The coming of the Lord will involve a revelation" (apokalupsis, “to uncover”) of His being (2 Thes. 1:7).

At his coming, Christ will be “manifested” (phaneroo). When this term is used in the passive voice, as in 1 John 2:28, it means to “show or reveal oneself, be revealed, appear to someone” (Arndt & Gingrich 1967, p. 860).

As Jesus was visible during his first “appearing” (epiphaneia) on earth (2 Tim. 1:10), so will He be visible when He appears at His second coming (1 Tim. 6:14; 2 Tim.4:1, 8; Tit. 2:13).

At his coming, it is said that Christ "shall appear (horao, “become visible”) a SECOND time" (Heb. 9:28).

If Lindsey and his dispensational kin are correct, Christ will not appear until his THIRD coming!

A sound will accompany Jesus’ second coming.

Further, the Scripture indicates that the advent of Christ will be accompanied by considerable audible phenomena.

The Lord will descend from heaven “with a SHOUT, with the VOICE of the archangel, and with the TRUMP of God” (1 Thes. 4: 16). Someone has called this the “noisiest” verse in the Bible!

Too, when Jesus comes again “the heavens shall pass away with a GREAT NOISE” (2 Pet. 3:10), and that hardly accords with the notion that the second advent will be a silent, secret event!

Both the righteous and the wicked will be resurrected when Christ returns.

The idea that only the righteous dead will be resurrected at the time of the rapture is totally false.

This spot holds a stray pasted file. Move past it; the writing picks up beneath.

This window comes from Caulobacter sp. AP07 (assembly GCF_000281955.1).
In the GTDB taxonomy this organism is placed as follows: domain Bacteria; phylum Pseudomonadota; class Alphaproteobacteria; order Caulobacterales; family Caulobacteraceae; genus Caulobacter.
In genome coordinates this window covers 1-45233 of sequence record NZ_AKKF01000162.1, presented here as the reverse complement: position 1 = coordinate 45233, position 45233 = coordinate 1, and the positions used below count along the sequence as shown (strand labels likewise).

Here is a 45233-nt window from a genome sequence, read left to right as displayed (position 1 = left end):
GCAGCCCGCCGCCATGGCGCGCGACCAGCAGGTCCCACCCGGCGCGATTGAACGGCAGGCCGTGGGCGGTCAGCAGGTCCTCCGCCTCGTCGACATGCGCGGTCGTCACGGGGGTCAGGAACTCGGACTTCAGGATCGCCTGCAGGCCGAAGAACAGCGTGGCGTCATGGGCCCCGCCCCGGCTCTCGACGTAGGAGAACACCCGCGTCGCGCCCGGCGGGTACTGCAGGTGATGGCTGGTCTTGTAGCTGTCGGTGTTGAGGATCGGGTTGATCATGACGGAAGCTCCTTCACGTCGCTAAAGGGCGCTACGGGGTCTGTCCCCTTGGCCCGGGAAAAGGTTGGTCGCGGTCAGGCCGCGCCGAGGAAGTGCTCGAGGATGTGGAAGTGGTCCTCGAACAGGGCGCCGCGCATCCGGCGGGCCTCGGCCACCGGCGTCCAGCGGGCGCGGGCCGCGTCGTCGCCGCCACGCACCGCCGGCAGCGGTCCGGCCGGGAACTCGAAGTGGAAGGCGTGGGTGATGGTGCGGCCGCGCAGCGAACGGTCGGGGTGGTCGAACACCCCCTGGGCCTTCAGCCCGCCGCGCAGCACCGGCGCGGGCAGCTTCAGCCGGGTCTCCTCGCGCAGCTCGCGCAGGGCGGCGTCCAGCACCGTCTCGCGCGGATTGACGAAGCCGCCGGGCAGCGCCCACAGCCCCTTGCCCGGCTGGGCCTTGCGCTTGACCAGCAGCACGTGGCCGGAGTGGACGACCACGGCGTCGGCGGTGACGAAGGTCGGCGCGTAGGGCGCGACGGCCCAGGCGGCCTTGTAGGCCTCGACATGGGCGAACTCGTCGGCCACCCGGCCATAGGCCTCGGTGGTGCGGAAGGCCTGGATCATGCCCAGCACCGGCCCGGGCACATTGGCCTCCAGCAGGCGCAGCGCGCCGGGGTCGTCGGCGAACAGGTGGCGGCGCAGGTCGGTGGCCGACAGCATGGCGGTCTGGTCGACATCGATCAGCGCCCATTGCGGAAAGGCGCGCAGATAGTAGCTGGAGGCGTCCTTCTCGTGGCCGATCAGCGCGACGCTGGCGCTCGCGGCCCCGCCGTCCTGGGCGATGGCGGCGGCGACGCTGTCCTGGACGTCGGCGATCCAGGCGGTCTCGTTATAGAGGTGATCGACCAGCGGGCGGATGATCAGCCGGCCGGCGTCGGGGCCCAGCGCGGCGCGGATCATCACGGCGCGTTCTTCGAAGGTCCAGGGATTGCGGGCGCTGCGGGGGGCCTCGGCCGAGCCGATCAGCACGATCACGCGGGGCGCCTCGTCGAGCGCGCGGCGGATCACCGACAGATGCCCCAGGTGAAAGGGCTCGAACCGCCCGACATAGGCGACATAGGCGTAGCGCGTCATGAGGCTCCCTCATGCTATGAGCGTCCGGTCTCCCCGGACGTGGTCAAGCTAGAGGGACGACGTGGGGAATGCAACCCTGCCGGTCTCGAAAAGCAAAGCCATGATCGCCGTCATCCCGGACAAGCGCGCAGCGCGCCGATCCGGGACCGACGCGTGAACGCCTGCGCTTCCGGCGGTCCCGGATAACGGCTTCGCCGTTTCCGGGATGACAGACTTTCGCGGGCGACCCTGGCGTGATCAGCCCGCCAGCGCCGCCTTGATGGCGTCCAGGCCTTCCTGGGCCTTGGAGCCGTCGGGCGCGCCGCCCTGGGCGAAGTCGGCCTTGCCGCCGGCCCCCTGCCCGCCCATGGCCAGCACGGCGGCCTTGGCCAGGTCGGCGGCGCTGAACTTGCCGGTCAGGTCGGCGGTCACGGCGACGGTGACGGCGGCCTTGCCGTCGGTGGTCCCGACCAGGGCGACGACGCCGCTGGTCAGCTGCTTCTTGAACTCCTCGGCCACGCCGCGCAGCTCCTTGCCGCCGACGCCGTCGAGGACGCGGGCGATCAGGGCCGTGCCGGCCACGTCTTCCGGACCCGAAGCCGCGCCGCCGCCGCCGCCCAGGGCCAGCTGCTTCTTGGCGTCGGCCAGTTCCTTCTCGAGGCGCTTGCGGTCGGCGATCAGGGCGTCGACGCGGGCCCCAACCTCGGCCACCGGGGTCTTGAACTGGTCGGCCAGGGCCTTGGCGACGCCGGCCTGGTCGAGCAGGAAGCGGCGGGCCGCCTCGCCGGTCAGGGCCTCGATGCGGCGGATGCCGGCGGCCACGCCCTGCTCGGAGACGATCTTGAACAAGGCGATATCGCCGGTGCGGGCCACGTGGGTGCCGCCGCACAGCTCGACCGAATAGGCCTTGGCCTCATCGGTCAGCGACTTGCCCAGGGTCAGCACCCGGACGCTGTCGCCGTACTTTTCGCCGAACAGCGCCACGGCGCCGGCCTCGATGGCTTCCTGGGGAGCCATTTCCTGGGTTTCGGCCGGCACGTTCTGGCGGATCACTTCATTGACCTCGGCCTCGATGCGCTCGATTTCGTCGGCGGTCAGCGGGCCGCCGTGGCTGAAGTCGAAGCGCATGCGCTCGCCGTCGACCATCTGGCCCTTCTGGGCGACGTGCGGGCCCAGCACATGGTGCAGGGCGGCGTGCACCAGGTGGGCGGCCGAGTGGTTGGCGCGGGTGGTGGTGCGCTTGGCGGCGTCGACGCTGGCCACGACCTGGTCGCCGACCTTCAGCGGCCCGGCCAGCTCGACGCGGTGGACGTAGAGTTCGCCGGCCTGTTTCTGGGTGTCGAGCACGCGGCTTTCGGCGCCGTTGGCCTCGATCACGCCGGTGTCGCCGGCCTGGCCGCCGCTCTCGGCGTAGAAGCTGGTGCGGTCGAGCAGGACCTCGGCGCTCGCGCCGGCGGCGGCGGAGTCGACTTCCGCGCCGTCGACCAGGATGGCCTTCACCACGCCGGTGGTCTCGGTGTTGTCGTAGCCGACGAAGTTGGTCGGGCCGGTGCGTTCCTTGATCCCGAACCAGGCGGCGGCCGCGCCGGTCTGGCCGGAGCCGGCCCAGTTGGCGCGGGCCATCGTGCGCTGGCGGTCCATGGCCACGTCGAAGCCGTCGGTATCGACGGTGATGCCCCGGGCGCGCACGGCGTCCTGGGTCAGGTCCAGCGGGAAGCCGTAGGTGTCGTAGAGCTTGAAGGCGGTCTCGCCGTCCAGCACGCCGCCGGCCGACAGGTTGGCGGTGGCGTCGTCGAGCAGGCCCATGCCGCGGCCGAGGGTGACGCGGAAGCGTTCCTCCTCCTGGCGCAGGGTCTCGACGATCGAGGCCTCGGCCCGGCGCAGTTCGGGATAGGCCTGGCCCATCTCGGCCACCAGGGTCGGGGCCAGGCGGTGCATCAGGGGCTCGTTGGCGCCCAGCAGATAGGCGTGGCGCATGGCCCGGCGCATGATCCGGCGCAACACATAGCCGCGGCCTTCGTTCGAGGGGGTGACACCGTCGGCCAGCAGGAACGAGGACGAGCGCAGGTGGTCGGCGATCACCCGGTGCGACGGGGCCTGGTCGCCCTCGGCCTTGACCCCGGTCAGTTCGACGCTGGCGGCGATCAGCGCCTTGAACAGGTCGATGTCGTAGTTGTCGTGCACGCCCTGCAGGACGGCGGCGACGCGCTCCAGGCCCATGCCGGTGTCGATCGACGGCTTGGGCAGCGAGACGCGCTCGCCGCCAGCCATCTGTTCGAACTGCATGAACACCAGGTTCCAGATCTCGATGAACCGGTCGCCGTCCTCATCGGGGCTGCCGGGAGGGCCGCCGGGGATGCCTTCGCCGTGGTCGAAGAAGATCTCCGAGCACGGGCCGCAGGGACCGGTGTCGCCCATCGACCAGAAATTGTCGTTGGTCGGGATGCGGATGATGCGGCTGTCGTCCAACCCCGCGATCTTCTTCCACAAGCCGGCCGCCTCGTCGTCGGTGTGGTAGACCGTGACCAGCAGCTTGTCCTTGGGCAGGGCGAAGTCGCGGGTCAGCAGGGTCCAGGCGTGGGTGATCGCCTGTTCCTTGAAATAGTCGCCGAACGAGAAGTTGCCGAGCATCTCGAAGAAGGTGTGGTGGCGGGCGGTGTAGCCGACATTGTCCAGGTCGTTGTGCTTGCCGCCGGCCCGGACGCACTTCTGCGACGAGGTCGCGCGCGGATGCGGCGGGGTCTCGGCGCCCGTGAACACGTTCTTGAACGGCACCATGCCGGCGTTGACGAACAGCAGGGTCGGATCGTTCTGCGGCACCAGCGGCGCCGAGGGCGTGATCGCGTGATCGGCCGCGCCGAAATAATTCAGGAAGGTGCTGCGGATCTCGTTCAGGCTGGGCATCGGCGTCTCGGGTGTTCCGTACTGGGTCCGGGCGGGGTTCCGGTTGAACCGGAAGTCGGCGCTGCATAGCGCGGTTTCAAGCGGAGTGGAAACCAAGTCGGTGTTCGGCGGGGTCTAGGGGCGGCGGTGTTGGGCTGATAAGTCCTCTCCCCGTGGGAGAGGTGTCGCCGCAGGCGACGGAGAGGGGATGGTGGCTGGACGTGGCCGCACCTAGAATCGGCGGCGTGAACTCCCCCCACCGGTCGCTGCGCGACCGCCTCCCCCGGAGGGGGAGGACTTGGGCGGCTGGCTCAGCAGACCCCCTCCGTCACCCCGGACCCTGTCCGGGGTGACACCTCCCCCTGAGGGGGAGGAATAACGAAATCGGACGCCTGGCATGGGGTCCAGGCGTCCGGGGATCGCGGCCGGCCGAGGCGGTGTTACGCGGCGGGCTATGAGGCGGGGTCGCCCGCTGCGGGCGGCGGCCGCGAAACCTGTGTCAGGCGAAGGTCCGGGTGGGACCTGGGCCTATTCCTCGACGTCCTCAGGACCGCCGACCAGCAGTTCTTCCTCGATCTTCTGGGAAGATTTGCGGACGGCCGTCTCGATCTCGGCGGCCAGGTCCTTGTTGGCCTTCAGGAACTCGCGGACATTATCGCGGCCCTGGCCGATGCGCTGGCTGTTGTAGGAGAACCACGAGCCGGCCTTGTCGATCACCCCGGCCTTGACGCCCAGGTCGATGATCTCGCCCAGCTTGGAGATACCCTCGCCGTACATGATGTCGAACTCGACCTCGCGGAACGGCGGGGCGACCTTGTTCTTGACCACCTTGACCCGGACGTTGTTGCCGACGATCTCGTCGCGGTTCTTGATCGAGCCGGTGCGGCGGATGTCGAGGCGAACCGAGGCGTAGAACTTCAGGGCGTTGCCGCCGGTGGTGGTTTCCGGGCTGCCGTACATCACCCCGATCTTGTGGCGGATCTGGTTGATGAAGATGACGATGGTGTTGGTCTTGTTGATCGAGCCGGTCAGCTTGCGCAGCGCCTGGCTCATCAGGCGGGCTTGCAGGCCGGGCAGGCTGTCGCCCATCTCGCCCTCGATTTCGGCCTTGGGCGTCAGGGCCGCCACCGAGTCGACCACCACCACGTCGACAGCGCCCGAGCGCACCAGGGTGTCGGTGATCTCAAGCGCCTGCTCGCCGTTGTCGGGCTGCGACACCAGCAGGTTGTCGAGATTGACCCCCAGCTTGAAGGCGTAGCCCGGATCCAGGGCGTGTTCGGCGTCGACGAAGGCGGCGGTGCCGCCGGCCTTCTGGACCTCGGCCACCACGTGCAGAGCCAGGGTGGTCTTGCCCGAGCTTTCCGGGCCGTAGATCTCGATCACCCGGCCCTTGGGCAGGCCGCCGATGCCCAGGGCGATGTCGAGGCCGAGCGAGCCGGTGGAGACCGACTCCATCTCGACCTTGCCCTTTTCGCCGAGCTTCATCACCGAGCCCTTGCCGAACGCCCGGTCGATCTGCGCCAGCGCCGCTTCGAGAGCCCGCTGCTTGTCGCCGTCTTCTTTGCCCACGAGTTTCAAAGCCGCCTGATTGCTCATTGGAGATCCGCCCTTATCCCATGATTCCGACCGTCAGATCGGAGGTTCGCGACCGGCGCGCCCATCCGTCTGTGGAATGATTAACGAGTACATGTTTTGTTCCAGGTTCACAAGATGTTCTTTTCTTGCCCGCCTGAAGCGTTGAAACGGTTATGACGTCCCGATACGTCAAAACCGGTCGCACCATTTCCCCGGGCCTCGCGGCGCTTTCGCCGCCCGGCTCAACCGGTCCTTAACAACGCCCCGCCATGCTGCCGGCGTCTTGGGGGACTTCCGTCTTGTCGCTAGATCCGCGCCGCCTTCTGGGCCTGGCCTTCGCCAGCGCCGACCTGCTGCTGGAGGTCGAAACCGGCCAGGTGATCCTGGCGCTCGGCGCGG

First of all, the New Testament teaches that there will be a single resurrection consisting of both just and unjust (Acts 24:15), who will come forth in the same hour (Jn. 5:28, 29).

Secondly, this resurrection will occur at “the last day” (Jn. 6:54), which does not leave time for a seven-year tribulation period, much less a millennium!

Clearly, both the good and bad are rewarded at the time of Christ’s coming (Matt. 25:31ff; 2 Thes. 1:7ff).

Truly, the rapture theory is a ruptured theory!

The History of the Rapture Theory

The rapture doctrine has its roots in history, not in Scripture. The idea appears to be traceable to the old Irvine Pentecostal movement of the early 1800s.

One writer says:

“The idea of a two-stage coming of Christ first came to a Scottish lass, Miss Margaret Macdonald of Port Glasgow, Scotland, while she was in a ‘prophetic’ trance” (Brinsmead 1974, 28).

The author quotes from a book written by one Dr. Robert Norton, a member of the Irvinite group, and published in 1861. It reads:

“Marvellous light was shed upon Scripture, and especially on the doctrine of the second Advent, by the revived spirit of prophecy. In the following account by Miss M. M. =, of an evening during which the power of the Holy Ghost rested upon her for several successive hours, in mingled prophecy and vision, we have an instance; for here we first see the distinction between that final stage of the Lord’s coming, when every eye shall see Him, and His prior appearing in glory to them that look for Him” (1861, 15).

The rapture theory thus rests upon the same sort of basis as Shakerism (founder Ann Lee had visions and claimed to communicate with the dead in seventy-two languages!), Seventh Day Adventism (Ellen White thought she took a trip to heaven), and Christian Science (Mary Baker Eddy’s revelations told her there is no death!).


The dispensational dogma, with all its peculiar elements (including the rapture notion), is clearly at variance with much Bible teaching, and honest students of Holy Writ will reject it.